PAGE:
In the middle of the market-place, surrounded by heaps of vegetables, fruit, and earthenware pots and pans, stands the statue of Desiderius Erasmus, the first literary light of Holland; that Gerrit Gerritz—for he assumed the Latin name himself, according to the custom of writers in his day—that Gerrit Gerritz belonged, by his education, his style, and his ideas, to the family of the humanists and erudite of Italy; a fine writer, profound and indefatigable in letters and science, he filled all Europe with his name between the fifteenth and sixteenth centuries; he was loaded with favors by the popes, and sought after and entertained by princes; and his “Praise of Folly,” written in Latin like the rest of his innumerable works, and dedicated to Sir Thomas More, is still read. The bronze statue, erected in 1622, represents Erasmus drest in a furred gown, with a cap of the same, a little bent forward as if walking, and in the act of reading a large book, held open in the hand; the pedestal bears a double inscription, in Dutch and Latin, calling him, “The Foremost Man of His Century,” and “The Most Excellent of All Citizens.” In spite of this pompous eulogium, however, poor Erasmus, planted there like a municipal guard in the market-place, makes but a pitiful figure. I do not believe that there is in the world another statue of a man of letters that is, like this, neglected by the passer-by, despised by those about it, commiserated by those who look at it. But who knows whether Erasmus, acute philosopher as he was, and must be still, be not contented with his corner, the more that it is not far from his own house, if the tradition is correct? In a small street near the market-place, in the wall of a little house now occupied as a tavern, there is a niche with a bronze statuette representing the great writer, and under it the inscription: “This is the little house in which the great Erasmus was born.” ” . . .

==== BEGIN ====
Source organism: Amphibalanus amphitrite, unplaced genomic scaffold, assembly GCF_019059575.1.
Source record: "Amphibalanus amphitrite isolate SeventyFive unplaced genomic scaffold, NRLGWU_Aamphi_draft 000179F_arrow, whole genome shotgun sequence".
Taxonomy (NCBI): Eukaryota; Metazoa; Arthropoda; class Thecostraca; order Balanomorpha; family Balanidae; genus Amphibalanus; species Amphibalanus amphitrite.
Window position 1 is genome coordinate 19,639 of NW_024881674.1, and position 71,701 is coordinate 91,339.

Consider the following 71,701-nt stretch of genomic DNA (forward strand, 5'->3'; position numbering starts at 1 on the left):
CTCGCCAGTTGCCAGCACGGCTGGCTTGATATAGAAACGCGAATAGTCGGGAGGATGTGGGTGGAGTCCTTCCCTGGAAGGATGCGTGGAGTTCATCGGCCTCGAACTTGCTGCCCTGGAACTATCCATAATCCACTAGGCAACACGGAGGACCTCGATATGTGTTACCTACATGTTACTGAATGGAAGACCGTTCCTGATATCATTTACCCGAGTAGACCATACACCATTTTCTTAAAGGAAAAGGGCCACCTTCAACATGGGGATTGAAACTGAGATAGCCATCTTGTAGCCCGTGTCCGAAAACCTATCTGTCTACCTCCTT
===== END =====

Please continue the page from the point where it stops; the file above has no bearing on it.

Rotterdam in the evening presents an unusual aspect to the stranger’s eye. While in other northern cities at a certain hour of the night all the life is concentered in the houses, at Rotterdam at that hour it expands into the streets. The Hoog-straat is filled until far into the night with a dense throng, the shops are open, because the servants make their purchases in the evening, and the cafes crowded. Dutch cafes are peculiar. In general there is one long room, divided in the middle by a green curtain, which is drawn down at evening and conceals the back part, which is the only part lighted; the front part, closed from the street by large glass doors, is in darkness, so that from with-out only dark shadowy forms can be seen, and the burning points of cigars, like so many fireflies. Among these dark forms the vague profile of a woman who prefers darkness to light may be detected here and there.. .

Walking through Rotterdam in the evening, it is evident that the city is teeming with life and in process of expansion; a youthful city, still growing, and feeling herself every year more and more prest for room in her streets and houses. In a, not far distant future, her hundred and fourteen thousand inhabitants will have increased to two hundred thousand.* The smaller streets swarm with children; there is an overflow of life and movement that cheers the eye and heart; a kind of holiday air. The white and rosy faces of the servant-maids, whose white caps gleam on every side; the serene visages of shopkeepers slowly imbibing great glassfuls of beer; the peasants with their monstrous ear-rings; the cleanliness; the flowers in the windows; the tranquil and laborious throng; all give to Rotterdam an aspect of heathful and peaceful content, which brings to the lips the chant of “Te Beata,” not with the cry of enthusiasm, but with the smile of sympathy.